Short-term beneficial effects of methylene blue on kidney damage in septic shock patients.
until further notice
SourceIntensive Care Medicine, 34, 2, (2008), pp. 350-4
Article / Letter to editor
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IMM - Institute for Molecules and Materials
Intensive Care Medicine
SubjectIGMD 2: Molecular gastro-enterology and hepatology; IGMD 7: Iron metabolism; IGMD 9: Renal disorder; N4i 1: Pathogenesis and modulation of inflammation; NCMLS 2: Metabolism, transport and motion; NCMLS 5: Membrane transport and intracellular motility; ONCOL 3: Translational research; ONCOL 5: Aetiology, screening and detection; Synthetic Organic Chemistry; UMCN 1.2: Molecular diagnosis, prognosis and monitoring; UMCN 4.1: Microbial pathogenesis and host defense; UMCN 5.4: Renal disorders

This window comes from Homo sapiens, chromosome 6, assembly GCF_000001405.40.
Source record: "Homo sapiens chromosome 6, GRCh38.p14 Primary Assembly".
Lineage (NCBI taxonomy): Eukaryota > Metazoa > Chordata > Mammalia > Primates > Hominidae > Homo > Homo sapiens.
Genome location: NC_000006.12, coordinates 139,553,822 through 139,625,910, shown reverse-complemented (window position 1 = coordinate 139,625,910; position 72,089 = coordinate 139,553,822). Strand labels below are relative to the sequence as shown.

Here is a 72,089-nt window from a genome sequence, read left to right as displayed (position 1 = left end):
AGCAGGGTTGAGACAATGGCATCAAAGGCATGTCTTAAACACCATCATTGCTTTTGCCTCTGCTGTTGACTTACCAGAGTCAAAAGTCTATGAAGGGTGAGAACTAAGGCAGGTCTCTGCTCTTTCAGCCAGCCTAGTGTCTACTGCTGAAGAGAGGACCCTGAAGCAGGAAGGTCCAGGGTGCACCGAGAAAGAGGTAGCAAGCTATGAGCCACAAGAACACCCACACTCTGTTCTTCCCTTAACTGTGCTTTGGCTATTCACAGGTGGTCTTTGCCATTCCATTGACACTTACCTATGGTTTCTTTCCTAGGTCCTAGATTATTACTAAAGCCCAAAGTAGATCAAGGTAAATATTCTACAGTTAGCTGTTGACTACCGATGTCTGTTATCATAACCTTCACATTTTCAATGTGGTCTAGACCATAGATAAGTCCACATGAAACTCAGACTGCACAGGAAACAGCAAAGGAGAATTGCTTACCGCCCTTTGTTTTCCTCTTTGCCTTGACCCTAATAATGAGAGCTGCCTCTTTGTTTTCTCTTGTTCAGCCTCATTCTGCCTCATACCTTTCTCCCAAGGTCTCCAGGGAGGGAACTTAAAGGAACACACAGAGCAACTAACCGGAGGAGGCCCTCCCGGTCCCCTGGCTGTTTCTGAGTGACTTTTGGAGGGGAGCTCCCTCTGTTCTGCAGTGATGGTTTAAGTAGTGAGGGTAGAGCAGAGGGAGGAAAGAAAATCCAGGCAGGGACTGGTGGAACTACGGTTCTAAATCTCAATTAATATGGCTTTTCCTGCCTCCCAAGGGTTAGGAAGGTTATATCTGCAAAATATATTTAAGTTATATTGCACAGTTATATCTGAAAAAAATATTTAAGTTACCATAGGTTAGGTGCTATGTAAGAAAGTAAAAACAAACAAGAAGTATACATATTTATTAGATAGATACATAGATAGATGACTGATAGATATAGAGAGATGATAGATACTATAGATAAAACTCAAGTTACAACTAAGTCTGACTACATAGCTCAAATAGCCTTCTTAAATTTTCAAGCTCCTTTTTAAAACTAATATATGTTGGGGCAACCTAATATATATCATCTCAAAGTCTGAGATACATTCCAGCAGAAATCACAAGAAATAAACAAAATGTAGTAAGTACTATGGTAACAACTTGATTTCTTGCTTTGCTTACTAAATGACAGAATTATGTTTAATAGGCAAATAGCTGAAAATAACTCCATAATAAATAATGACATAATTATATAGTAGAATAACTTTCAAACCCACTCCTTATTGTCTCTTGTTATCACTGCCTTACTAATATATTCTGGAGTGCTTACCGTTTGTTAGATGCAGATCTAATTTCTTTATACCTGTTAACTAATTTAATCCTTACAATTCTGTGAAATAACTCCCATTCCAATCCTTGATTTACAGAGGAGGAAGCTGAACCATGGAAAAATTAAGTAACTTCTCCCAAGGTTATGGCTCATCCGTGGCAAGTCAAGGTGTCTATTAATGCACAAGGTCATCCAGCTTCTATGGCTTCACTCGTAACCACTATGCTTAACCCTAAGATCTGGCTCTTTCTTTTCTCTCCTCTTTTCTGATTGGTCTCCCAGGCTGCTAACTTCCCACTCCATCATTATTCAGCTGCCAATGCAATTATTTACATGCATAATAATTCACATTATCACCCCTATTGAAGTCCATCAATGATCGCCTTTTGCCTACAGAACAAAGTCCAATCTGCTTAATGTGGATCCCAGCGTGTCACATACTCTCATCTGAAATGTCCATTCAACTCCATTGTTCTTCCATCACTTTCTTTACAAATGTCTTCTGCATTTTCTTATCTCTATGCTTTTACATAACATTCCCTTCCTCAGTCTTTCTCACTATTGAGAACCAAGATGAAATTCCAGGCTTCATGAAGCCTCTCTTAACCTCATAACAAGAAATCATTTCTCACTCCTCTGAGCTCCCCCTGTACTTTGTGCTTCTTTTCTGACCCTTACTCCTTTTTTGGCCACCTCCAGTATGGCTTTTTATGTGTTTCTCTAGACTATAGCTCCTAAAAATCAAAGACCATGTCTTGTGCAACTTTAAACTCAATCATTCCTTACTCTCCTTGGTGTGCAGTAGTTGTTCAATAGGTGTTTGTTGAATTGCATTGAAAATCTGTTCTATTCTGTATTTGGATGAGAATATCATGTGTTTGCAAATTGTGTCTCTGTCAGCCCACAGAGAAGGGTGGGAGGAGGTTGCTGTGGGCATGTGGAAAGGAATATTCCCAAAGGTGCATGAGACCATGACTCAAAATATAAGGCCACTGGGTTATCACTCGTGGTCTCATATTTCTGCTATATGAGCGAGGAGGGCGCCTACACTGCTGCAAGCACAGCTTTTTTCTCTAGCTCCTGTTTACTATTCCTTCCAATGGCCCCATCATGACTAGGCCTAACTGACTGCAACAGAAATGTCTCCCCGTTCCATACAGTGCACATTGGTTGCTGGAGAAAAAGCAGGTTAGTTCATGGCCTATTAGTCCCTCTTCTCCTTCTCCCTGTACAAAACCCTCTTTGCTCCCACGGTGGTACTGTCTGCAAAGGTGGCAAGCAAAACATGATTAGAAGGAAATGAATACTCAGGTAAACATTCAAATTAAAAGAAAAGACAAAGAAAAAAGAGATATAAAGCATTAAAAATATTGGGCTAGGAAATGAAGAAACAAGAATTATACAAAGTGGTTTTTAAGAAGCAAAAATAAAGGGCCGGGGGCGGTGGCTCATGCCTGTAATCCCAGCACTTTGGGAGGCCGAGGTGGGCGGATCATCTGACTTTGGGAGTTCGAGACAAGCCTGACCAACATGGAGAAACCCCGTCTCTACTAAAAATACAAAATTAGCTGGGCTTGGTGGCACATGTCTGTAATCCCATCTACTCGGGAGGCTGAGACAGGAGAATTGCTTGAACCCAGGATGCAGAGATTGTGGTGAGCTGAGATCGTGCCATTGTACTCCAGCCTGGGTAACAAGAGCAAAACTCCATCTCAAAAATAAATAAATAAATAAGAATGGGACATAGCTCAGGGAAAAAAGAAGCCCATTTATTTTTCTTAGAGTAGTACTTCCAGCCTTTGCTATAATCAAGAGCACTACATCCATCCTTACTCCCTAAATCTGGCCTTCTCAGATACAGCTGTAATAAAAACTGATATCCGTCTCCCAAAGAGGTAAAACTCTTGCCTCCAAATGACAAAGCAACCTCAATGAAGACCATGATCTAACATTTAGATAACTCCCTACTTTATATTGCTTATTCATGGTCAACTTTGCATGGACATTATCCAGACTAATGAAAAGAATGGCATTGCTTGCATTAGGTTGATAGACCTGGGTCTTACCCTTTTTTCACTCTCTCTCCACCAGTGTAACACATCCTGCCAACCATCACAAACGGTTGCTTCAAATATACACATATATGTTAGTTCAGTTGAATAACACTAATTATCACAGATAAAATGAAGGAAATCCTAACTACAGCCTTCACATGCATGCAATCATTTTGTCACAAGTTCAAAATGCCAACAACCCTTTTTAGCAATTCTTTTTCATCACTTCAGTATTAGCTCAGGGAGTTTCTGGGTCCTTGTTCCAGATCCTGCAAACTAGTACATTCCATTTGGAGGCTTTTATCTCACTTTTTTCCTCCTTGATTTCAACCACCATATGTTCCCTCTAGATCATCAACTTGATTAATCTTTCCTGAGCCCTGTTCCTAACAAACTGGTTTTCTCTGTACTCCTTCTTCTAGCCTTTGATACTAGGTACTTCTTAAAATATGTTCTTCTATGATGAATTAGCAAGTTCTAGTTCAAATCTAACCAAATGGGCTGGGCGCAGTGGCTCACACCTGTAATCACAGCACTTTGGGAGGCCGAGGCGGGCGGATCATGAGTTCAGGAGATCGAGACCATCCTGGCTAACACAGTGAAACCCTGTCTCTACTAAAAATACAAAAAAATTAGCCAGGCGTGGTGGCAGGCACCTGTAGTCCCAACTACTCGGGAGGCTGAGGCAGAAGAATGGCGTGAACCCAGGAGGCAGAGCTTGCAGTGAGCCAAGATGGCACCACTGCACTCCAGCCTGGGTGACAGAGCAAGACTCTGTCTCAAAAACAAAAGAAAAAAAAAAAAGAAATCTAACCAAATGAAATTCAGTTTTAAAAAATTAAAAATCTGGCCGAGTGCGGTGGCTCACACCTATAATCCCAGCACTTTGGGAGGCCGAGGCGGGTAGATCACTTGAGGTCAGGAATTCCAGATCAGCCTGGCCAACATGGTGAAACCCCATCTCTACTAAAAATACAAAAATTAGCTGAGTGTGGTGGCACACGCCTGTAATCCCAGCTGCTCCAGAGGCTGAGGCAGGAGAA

OBJECTIVE: We previously demonstrated that upregulation of renal inducible nitric oxide synthase (iNOS) is associated with proximal tubule injury during systemic inflammation in humans. In this study we investigated the short-term effect of methylene blue (MB), an inhibitor of the NO pathway, on kidney damage and function in septic shock patients. DESIGN AND SETTING: A prospective clinical study conducted in an intensive care unit. PATIENTS: Nine patients (four men, five women, mean age 71 +/- 3 years) with confirmed or suspected bacterial infection and with refractory septic shock defined as a mean arterial pressure < or = 70 mmHg despite norepinephrine infusion > or = 0.2 microg/kg per minute. INTERVENTIONS: A 4 h continuous intravenous infusion of 1 mg/kg MB per hour. MEASUREMENTS AND RESULTS: The urinary excretion of NO metabolites decreased with median 90% (range 75-95%) from baseline to 6 h after MB administration. The first 24 h creatinine clearance improved by 51% (18-173%) after MB treatment but was still strongly impaired. During the first 6 h after the start of MB treatment both the urinary excretion of cytosolic glutathione S-transferase A1-1 and P1-1, markers for proximal and distal tubule damage, respectively, decreased by 45% (10-70%) and 70% (40-85) vs. baseline. After termination of the MB infusion the NO metabolites and markers of tubular injury returned to pretreatment levels. CONCLUSIONS: In septic patients with refractory shock short-term infusion of MB is associated with a decrease in NO production and an attenuation of the urinary excretion of renal tubular injury markers.
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